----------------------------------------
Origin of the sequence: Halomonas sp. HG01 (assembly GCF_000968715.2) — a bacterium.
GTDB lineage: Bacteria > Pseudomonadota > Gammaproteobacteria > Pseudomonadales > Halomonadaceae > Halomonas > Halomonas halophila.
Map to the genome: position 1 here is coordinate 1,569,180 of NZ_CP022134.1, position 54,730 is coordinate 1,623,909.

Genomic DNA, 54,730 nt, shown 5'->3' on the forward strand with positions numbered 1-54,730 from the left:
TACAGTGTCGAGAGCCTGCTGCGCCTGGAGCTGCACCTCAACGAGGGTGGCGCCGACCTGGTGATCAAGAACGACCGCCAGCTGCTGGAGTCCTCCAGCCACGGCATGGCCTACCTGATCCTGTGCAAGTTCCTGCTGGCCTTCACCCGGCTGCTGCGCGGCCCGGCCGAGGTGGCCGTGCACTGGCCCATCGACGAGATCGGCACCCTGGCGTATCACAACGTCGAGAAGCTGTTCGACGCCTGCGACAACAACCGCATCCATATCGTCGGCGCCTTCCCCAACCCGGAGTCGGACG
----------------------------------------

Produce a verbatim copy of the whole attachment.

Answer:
Origin of the sequence: Halomonas sp. HG01 (assembly GCF_000968715.2) — a bacterium.
GTDB lineage: Bacteria > Pseudomonadota > Gammaproteobacteria > Pseudomonadales > Halomonadaceae > Halomonas > Halomonas halophila.
Map to the genome: position 1 here is coordinate 1,569,180 of NZ_CP022134.1, position 54,730 is coordinate 1,623,909.

Genomic DNA, 54,730 nt, shown 5'->3' on the forward strand with positions numbered 1-54,730 from the left:
TACAGTGTCGAGAGCCTGCTGCGCCTGGAGCTGCACCTCAACGAGGGTGGCGCCGACCTGGTGATCAAGAACGACCGCCAGCTGCTGGAGTCCTCCAGCCACGGCATGGCCTACCTGATCCTGTGCAAGTTCCTGCTGGCCTTCACCCGGCTGCTGCGCGGCCCGGCCGAGGTGGCCGTGCACTGGCCCATCGACGAGATCGGCACCCTGGCGTATCACAACGTCGAGAAGCTGTTCGACGCCTGCGACAACAACCGCATCCATATCGTCGGCGCCTTCCCCAACCCGGAGTCGGACG